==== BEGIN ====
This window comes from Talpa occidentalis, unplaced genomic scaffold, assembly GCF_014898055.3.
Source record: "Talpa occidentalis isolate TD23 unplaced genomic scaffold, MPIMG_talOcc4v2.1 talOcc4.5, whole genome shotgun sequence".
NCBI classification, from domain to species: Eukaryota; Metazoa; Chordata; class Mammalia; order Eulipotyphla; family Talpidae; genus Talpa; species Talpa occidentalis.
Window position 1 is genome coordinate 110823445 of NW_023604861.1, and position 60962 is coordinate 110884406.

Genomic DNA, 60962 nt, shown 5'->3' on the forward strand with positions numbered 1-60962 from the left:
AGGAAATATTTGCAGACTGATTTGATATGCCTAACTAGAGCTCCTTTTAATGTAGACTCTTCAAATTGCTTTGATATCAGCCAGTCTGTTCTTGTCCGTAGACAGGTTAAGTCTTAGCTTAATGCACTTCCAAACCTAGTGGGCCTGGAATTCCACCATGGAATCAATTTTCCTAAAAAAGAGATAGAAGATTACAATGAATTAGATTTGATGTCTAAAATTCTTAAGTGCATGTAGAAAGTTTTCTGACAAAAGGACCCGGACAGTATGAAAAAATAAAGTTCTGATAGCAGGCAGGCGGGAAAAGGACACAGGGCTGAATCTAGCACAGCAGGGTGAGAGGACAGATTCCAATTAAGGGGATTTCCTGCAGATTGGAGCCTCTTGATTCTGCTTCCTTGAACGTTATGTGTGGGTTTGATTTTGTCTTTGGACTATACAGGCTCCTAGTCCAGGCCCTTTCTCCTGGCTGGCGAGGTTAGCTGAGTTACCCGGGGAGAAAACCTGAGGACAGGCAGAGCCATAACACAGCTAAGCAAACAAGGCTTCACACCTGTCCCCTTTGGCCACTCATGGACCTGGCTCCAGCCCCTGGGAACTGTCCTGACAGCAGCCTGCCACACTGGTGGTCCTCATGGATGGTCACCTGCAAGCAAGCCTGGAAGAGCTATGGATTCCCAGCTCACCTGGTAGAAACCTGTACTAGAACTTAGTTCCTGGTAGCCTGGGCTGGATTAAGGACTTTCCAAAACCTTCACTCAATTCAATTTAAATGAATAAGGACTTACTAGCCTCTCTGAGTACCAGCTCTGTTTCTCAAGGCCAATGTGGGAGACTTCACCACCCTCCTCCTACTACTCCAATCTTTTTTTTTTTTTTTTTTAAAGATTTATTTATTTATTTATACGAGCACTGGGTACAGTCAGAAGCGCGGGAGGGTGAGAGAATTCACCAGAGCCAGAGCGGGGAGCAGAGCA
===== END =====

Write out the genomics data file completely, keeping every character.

This window comes from Talpa occidentalis, unplaced genomic scaffold, assembly GCF_014898055.3.
Source record: "Talpa occidentalis isolate TD23 unplaced genomic scaffold, MPIMG_talOcc4v2.1 talOcc4.5, whole genome shotgun sequence".
NCBI classification, from domain to species: Eukaryota; Metazoa; Chordata; class Mammalia; order Eulipotyphla; family Talpidae; genus Talpa; species Talpa occidentalis.
Window position 1 is genome coordinate 110823445 of NW_023604861.1, and position 60962 is coordinate 110884406.

Genomic DNA, 60962 nt, shown 5'->3' on the forward strand with positions numbered 1-60962 from the left:
AGGAAATATTTGCAGACTGATTTGATATGCCTAACTAGAGCTCCTTTTAATGTAGACTCTTCAAATTGCTTTGATATCAGCCAGTCTGTTCTTGTCCGTAGACAGGTTAAGTCTTAGCTTAATGCACTTCCAAACCTAGTGGGCCTGGAATTCCACCATGGAATCAATTTTCCTAAAAAAGAGATAGAAGATTACAATGAATTAGATTTGATGTCTAAAATTCTTAAGTGCATGTAGAAAGTTTTCTGACAAAAGGACCCGGACAGTATGAAAAAATAAAGTTCTGATAGCAGGCAGGCGGGAAAAGGACACAGGGCTGAATCTAGCACAGCAGGGTGAGAGGACAGATTCCAATTAAGGGGATTTCCTGCAGATTGGAGCCTCTTGATTCTGCTTCCTTGAACGTTATGTGTGGGTTTGATTTTGTCTTTGGACTATACAGGCTCCTAGTCCAGGCCCTTTCTCCTGGCTGGCGAGGTTAGCTGAGTTACCCGGGGAGAAAACCTGAGGACAGGCAGAGCCATAACACAGCTAAGCAAACAAGGCTTCACACCTGTCCCCTTTGGCCACTCATGGACCTGGCTCCAGCCCCTGGGAACTGTCCTGACAGCAGCCTGCCACACTGGTGGTCCTCATGGATGGTCACCTGCAAGCAAGCCTGGAAGAGCTATGGATTCCCAGCTCACCTGGTAGAAACCTGTACTAGAACTTAGTTCCTGGTAGCCTGGGCTGGATTAAGGACTTTCCAAAACCTTCACTCAATTCAATTTAAATGAATAAGGACTTACTAGCCTCTCTGAGTACCAGCTCTGTTTCTCAAGGCCAATGTGGGAGACTTCACCACCCTCCTCCTACTACTCCAATCTTTTTTTTTTTTTTTTTTAAAGATTTATTTATTTATTTATACGAGCACTGGGTACAGTCAGAAGCGCGGGAGGGTGAGAGAATTCACCAGAGCCAGAGCGGGGAGCAGAGCA